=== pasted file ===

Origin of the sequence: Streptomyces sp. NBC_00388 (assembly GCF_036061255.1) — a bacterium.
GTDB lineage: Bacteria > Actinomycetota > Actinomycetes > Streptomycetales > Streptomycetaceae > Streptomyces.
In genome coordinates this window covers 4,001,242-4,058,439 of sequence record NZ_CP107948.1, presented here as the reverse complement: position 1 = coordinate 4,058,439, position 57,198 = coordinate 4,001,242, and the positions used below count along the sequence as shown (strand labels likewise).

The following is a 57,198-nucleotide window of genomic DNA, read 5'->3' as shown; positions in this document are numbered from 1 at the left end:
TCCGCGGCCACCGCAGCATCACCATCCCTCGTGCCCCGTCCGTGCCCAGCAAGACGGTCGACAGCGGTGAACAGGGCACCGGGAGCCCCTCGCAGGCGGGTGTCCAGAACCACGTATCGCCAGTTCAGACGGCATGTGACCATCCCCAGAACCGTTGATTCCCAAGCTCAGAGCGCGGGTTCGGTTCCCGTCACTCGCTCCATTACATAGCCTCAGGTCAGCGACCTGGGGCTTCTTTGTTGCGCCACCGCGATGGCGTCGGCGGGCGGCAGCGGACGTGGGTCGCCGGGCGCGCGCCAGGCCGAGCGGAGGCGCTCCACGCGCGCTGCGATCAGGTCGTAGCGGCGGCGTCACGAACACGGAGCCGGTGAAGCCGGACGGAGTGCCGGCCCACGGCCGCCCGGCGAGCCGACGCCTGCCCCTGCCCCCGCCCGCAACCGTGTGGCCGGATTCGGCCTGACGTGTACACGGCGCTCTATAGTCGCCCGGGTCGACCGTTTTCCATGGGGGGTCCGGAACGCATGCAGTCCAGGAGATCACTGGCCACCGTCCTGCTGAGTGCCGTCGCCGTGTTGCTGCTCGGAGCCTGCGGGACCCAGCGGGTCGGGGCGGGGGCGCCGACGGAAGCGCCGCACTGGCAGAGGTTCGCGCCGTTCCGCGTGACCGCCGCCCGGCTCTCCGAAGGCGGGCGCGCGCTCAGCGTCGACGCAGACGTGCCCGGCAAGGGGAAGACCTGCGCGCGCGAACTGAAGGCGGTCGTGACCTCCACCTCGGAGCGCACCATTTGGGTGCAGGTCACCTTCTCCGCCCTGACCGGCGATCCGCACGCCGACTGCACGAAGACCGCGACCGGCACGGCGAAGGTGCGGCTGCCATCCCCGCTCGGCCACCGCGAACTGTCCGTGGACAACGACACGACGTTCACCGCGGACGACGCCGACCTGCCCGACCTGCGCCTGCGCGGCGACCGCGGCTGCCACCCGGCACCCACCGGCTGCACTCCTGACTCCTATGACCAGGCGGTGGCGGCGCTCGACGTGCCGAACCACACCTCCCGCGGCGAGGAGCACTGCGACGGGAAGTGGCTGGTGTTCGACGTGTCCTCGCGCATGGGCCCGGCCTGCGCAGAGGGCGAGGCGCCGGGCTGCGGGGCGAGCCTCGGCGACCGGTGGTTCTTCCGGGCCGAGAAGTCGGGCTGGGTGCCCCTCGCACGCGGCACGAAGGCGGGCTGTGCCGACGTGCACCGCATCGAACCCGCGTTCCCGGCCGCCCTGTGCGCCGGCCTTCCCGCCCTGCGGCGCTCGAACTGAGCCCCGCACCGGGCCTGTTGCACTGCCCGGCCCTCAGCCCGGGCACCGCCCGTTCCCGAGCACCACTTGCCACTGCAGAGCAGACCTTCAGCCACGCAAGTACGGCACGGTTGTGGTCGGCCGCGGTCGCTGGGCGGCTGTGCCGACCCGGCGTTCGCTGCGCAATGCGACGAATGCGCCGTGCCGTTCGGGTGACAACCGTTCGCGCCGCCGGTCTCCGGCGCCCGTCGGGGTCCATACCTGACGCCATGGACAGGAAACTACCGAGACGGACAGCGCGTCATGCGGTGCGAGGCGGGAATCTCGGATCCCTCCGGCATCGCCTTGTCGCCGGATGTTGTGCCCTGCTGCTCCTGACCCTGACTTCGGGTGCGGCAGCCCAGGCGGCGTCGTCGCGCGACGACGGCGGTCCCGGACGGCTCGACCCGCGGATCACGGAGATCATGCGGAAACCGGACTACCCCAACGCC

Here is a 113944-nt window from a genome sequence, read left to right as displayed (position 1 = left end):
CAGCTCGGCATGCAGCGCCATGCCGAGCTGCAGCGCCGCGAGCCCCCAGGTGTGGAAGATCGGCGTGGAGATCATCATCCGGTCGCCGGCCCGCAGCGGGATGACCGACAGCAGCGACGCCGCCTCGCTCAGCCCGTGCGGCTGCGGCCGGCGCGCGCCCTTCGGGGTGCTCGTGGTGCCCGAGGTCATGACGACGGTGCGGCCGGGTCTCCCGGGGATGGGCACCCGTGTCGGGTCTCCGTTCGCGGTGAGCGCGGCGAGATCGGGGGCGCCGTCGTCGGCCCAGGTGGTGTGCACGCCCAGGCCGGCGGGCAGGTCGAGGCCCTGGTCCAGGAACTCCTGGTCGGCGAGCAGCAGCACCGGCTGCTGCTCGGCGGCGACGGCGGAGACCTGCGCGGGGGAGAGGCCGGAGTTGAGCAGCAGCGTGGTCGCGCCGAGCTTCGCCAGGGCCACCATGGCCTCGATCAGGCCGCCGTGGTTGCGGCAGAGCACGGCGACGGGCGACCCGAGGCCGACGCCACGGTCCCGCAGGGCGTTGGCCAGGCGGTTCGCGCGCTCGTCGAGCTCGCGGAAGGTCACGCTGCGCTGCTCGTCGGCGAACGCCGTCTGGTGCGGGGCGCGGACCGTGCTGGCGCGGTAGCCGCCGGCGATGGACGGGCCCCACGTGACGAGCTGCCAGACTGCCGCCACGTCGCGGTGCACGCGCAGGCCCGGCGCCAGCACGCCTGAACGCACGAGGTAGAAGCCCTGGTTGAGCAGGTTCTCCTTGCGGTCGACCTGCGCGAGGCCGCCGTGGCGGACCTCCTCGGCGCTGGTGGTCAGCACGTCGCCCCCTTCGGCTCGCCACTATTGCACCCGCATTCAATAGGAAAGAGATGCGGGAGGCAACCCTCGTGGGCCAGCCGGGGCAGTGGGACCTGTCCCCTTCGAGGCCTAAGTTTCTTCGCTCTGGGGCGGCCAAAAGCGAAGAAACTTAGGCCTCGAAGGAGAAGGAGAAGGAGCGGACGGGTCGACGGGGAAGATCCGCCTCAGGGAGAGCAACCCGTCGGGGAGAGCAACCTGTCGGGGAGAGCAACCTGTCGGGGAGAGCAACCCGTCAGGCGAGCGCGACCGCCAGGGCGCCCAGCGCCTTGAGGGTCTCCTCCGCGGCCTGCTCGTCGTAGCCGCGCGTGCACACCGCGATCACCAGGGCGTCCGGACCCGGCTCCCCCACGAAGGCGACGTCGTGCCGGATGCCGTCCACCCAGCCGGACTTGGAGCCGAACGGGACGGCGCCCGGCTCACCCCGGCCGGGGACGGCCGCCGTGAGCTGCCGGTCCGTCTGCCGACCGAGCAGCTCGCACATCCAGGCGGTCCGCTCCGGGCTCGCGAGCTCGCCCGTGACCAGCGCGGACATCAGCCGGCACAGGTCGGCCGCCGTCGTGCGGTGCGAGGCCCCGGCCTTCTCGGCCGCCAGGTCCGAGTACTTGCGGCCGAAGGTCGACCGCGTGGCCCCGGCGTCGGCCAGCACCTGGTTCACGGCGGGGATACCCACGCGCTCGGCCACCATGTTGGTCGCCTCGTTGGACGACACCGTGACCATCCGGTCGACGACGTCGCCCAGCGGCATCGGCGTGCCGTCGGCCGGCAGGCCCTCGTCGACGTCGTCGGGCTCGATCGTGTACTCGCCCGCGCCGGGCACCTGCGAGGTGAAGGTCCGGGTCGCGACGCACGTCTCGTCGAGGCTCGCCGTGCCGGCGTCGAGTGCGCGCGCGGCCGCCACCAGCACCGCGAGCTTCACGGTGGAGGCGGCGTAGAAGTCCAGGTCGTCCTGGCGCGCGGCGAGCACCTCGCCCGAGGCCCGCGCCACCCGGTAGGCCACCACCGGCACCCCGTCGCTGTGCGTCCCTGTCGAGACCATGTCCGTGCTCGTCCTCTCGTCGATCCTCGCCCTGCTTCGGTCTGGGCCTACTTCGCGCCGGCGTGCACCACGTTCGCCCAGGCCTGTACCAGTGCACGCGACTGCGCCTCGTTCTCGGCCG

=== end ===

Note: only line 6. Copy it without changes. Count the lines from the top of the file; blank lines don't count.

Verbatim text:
Here is a 113944-nt window from a genome sequence, read left to right as displayed (position 1 = left end):